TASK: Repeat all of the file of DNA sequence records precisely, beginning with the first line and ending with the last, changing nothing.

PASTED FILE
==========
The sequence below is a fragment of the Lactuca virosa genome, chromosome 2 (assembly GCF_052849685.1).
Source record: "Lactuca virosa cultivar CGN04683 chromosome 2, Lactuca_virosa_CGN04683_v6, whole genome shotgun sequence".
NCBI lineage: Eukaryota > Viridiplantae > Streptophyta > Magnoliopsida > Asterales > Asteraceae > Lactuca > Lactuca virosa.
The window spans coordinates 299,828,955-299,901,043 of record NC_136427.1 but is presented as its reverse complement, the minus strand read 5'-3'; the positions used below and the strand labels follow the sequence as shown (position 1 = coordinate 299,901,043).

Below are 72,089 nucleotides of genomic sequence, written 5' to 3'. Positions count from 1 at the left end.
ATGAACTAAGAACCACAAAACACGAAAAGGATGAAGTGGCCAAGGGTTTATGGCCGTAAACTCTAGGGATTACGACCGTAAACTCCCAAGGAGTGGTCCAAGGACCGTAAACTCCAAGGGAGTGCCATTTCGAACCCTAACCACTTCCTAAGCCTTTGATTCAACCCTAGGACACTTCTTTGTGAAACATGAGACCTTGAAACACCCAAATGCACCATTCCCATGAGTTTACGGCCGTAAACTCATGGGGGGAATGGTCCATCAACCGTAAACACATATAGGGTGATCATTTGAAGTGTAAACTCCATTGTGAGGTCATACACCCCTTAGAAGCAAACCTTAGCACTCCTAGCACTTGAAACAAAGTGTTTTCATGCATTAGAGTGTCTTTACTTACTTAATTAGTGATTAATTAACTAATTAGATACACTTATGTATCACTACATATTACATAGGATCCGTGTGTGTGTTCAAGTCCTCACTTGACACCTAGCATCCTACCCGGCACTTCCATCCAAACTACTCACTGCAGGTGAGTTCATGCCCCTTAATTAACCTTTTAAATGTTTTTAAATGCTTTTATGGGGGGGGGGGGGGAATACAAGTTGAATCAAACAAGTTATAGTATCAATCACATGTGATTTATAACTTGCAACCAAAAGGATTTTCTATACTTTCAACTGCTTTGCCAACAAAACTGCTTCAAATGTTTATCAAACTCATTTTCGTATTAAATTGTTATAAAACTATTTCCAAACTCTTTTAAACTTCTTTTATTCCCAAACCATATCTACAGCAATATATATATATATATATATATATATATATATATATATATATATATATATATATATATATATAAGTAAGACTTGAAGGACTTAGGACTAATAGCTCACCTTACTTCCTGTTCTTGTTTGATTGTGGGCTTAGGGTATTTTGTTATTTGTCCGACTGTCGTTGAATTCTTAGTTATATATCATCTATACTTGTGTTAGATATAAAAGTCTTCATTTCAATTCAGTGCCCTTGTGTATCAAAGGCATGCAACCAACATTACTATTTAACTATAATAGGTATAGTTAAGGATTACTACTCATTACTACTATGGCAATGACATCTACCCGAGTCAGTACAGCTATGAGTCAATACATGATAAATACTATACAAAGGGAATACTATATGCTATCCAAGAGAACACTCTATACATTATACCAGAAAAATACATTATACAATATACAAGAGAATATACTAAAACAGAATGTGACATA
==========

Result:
The sequence below is a fragment of the Lactuca virosa genome, chromosome 2 (assembly GCF_052849685.1).
Source record: "Lactuca virosa cultivar CGN04683 chromosome 2, Lactuca_virosa_CGN04683_v6, whole genome shotgun sequence".
NCBI lineage: Eukaryota > Viridiplantae > Streptophyta > Magnoliopsida > Asterales > Asteraceae > Lactuca > Lactuca virosa.
The window spans coordinates 299,828,955-299,901,043 of record NC_136427.1 but is presented as its reverse complement, the minus strand read 5'-3'; the positions used below and the strand labels follow the sequence as shown (position 1 = coordinate 299,901,043).

Below are 72,089 nucleotides of genomic sequence, written 5' to 3'. Positions count from 1 at the left end.
ATGAACTAAGAACCACAAAACACGAAAAGGATGAAGTGGCCAAGGGTTTATGGCCGTAAACTCTAGGGATTACGACCGTAAACTCCCAAGGAGTGGTCCAAGGACCGTAAACTCCAAGGGAGTGCCATTTCGAACCCTAACCACTTCCTAAGCCTTTGATTCAACCCTAGGACACTTCTTTGTGAAACATGAGACCTTGAAACACCCAAATGCACCATTCCCATGAGTTTACGGCCGTAAACTCATGGGGGGAATGGTCCATCAACCGTAAACACATATAGGGTGATCATTTGAAGTGTAAACTCCATTGTGAGGTCATACACCCCTTAGAAGCAAACCTTAGCACTCCTAGCACTTGAAACAAAGTGTTTTCATGCATTAGAGTGTCTTTACTTACTTAATTAGTGATTAATTAACTAATTAGATACACTTATGTATCACTACATATTACATAGGATCCGTGTGTGTGTTCAAGTCCTCACTTGACACCTAGCATCCTACCCGGCACTTCCATCCAAACTACTCACTGCAGGTGAGTTCATGCCCCTTAATTAACCTTTTAAATGTTTTTAAATGCTTTTATGGGGGGGGGGGGGGAATACAAGTTGAATCAAACAAGTTATAGTATCAATCACATGTGATTTATAACTTGCAACCAAAAGGATTTTCTATACTTTCAACTGCTTTGCCAACAAAACTGCTTCAAATGTTTATCAAACTCATTTTCGTATTAAATTGTTATAAAACTATTTCCAAACTCTTTTAAACTTCTTTTATTCCCAAACCATATCTACAGCAATATATATATATATATATATATATATATATATATATATATATATATATATATATATATATATAAGTAAGACTTGAAGGACTTAGGACTAATAGCTCACCTTACTTCCTGTTCTTGTTTGATTGTGGGCTTAGGGTATTTTGTTATTTGTCCGACTGTCGTTGAATTCTTAGTTATATATCATCTATACTTGTGTTAGATATAAAAGTCTTCATTTCAATTCAGTGCCCTTGTGTATCAAAGGCATGCAACCAACATTACTATTTAACTATAATAGGTATAGTTAAGGATTACTACTCATTACTACTATGGCAATGACATCTACCCGAGTCAGTACAGCTATGAGTCAATACATGATAAATACTATACAAAGGGAATACTATATGCTATCCAAGAGAACACTCTATACATTATACCAGAAAAATACATTATACAATATACAAGAGAATATACTAAAACAGAATGTGACATA